The spontaneously diabetic GK rat is a well characterized and recognized model of non-obese type 2 diabetes mellitus. The abnormal glucose regulation in the GK rat develops in association both with impaired insulin secretion and with insulin resistance as reviewed by Östenson and Movassat [29, 32]. At the onset of T2DM, there is a compensatory attempt of the beta cells to release more insulin to defeat insulin resistance. Later this mechanism is insufficient to maintain blood glucose level within a physiological range and finally leads to the functional exhaustion of the surviving beta cells. These stages in the GK model could be also observed in our present study. Blood glucose levels were significantly increased in GK rats at weeks 7, 11 and 15 as compared to controls and there was a statistically significant difference in blood glucose levels in GK rats between the different time points. Blood glucose level in GK rats were significantly lower at week 11 as compared to week 7 or week 15 blood glucose values. Moreover, serum insulin level was significantly increased at week 11 in GK rats as compared to week 7 values. The significantly higher serum insulin level at week 11 could explain the lower blood glucose level at week 11 as compared to week 7 blood glucose values. Serum insulin levels and HOMA-IR were significantly increased at week 7 and 11 showing increasing insulin resistance and compensatory hyperinsulinemia. At week 15, there was no significant difference in serum insulin level between GK and control animals. However, pancreatic insulin content of GK rats was slightly decreased suggesting the functional exhaustion of pancreatic beta cells. Probably this is the reason why HOMA-IR failed to reach the level of statistical significance in GK rats compared to controls at this time point. Nevertheless, this is not a sign of spontaneous improvement of insulin resistance in GK rats in our present study. These results are in accordance with literature data showing that beta cell mass and insulin production continuously decreases from birth to adulthood in GK rats due to chronic islet inflammation, angiopathy, fibrosis and defective beta cell neogenesis [32].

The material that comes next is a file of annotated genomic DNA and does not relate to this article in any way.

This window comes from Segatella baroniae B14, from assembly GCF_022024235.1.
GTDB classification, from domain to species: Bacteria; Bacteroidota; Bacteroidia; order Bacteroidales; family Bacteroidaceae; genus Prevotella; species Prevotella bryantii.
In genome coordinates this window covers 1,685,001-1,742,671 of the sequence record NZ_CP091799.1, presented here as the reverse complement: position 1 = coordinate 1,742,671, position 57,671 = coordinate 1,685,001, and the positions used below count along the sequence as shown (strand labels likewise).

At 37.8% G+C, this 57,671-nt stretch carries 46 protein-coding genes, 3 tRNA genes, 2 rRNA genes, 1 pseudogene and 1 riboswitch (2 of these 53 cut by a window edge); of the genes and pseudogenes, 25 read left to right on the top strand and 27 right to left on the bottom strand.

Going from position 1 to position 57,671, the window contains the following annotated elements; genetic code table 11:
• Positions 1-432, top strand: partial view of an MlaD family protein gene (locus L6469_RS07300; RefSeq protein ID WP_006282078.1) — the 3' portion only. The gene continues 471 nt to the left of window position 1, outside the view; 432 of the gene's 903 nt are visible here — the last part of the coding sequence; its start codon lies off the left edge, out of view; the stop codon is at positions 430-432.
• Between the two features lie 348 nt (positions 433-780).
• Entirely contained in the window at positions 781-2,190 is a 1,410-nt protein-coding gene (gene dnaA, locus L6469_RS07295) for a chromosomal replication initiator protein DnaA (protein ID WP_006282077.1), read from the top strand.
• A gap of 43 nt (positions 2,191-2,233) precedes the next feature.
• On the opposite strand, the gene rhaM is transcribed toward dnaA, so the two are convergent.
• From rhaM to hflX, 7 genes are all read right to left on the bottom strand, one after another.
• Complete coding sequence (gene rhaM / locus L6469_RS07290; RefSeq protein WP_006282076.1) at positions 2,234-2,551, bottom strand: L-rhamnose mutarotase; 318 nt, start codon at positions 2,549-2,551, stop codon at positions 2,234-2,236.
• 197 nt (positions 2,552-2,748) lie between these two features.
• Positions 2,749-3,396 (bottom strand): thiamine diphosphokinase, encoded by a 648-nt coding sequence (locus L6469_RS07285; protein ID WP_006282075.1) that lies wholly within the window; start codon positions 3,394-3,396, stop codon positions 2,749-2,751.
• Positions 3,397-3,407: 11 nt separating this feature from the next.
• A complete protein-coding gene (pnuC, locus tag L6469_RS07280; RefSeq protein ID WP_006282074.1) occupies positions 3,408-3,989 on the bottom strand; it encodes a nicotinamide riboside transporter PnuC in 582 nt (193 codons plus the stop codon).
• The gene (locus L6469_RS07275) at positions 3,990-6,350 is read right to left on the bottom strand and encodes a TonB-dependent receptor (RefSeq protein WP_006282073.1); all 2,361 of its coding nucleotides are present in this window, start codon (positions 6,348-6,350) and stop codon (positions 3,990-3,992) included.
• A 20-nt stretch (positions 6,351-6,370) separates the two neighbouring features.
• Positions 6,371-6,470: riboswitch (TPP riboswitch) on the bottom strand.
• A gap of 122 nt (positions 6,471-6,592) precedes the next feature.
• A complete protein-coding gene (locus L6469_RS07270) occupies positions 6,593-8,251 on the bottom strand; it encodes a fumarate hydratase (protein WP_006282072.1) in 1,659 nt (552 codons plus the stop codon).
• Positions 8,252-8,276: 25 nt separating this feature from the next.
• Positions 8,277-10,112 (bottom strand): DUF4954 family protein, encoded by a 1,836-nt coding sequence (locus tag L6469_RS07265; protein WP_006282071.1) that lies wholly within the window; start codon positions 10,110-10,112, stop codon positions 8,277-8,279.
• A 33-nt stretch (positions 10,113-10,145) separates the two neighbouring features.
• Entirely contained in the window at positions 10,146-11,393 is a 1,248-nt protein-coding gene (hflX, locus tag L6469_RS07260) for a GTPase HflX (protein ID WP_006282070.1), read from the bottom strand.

Surprisingly, only a few studies were performed previously using the qPCR technique to investigate the gene expression changes playing a role in the development of left ventricular hypertrophy and structural remodeling [20, 35, 44], excitation–contraction coupling [45, 46], and lipotoxicity [10] in the hearts of GK rats. Thus, our study is the first to describe overall alterations in the cardiac transcriptome in male GK rats. In our present study, the significantly altered genes can be classified into different clusters (e.g. metabolism, stress response, signal transduction, regulation of transcription, receptors, ion channels, membrane and structural proteins, cell growth and differentiation, immune response, transport, hormones, etc.). Moreover, some other genes without any definite function in the myocardium were also changed in response to DM. The majority of these genes have not been related to non-obese T2DM yet, and therefore, characterization of the functional effects of these genes on the heart in non-obese T2DM is suggested in future mechanistic studies.

Genes related to metabolic alterations in T2DM